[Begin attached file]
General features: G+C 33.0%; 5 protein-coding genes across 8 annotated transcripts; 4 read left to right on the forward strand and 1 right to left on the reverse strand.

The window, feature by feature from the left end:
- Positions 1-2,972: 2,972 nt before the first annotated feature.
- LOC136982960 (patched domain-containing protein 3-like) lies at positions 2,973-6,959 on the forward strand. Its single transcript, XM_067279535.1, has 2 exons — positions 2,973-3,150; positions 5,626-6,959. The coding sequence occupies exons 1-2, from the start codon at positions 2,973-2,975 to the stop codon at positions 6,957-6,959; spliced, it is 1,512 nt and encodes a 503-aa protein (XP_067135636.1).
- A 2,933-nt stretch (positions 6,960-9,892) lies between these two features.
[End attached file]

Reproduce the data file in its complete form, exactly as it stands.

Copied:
General features: G+C 33.0%; 5 protein-coding genes across 8 annotated transcripts; 4 read left to right on the forward strand and 1 right to left on the reverse strand.

The window, feature by feature from the left end:
- Positions 1-2,972: 2,972 nt before the first annotated feature.
- LOC136982960 (patched domain-containing protein 3-like) lies at positions 2,973-6,959 on the forward strand. Its single transcript, XM_067279535.1, has 2 exons — positions 2,973-3,150; positions 5,626-6,959. The coding sequence occupies exons 1-2, from the start codon at positions 2,973-2,975 to the stop codon at positions 6,957-6,959; spliced, it is 1,512 nt and encodes a 503-aa protein (XP_067135636.1).
- A 2,933-nt stretch (positions 6,960-9,892) lies between these two features.